Iannaccone, who was dismayed that Hampshire provided no background materials prior to the meeting, noted that two storage facilities already exist just outside of town, on East Hanover Avenue, and another 77,000-square-foot storage building is coming to the former Honeywell campus in Morris Township.

Councilwoman Alison Deeb and some residents liked the idea of the arts studio. Yet there were many questions. Resident Pam Hasegawa asked if the studio might include space to house artists, since they presumably cannot afford local apartment rents if they can’t afford studios.

Rendering of proposed storage site at 175 Morris St. Image courtesy of Hampshire Realty.
Rendering of proposed storage site at 175 Morris St. Image courtesy of Hampshire Realty.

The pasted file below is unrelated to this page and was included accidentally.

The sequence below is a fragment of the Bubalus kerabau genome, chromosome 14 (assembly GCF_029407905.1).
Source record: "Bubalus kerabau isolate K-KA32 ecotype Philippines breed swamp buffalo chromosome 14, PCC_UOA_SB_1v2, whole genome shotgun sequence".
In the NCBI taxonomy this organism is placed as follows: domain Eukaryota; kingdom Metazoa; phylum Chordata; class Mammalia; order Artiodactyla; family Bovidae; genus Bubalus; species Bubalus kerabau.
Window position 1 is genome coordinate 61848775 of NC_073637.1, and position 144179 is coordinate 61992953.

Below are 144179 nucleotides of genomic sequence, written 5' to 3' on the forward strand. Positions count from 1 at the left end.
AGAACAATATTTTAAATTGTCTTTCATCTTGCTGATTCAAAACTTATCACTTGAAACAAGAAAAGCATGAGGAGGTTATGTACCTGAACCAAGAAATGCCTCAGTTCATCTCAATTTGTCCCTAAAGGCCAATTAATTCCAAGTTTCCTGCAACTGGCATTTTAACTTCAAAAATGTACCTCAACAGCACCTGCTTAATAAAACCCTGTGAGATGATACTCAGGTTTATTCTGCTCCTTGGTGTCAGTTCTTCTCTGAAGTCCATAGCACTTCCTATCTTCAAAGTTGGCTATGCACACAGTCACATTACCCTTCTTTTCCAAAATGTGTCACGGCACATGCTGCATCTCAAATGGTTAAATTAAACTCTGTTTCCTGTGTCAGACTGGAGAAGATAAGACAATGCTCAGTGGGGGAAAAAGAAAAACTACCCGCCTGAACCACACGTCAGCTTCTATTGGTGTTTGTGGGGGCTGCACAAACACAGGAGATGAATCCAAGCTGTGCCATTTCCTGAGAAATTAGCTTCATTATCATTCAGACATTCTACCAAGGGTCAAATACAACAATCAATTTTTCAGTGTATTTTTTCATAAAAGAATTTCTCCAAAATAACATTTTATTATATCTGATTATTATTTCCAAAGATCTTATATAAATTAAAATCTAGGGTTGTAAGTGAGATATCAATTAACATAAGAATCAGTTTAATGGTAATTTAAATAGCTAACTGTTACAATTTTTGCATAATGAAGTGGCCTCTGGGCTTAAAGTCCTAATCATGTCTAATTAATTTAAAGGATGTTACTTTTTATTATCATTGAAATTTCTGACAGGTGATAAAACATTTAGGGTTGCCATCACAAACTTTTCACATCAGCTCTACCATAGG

Some audience members doubted the practicality of 50 artists sharing 10 art cubicles measuring 10-by-16 feet apiece. Resident Linda Carrington inquired about what activities might occur in the proposed plaza; Werder said they could include bands, and sculpture-welding.

Councilman Iannaccone challenged Hampshire’s calculation of the plaza size, asserting that an existing sidewalk got factored in improperly.

Former Councilwoman Margret Brady, from the Franklin Corners neighborhood, said Morristown does little to promote its rich history and asserted the storage building could hurt tourism.

Presenting the developer with a map by the late Merrill Harvey depicting four nearby historic sites– the Washington’s Headquarters Historical Museum, the Ford Mansion, Acorn Hall, and the the Schuyler-Hamilton House–Brady suggested the proposed storage building would distract tourists en route to those venues.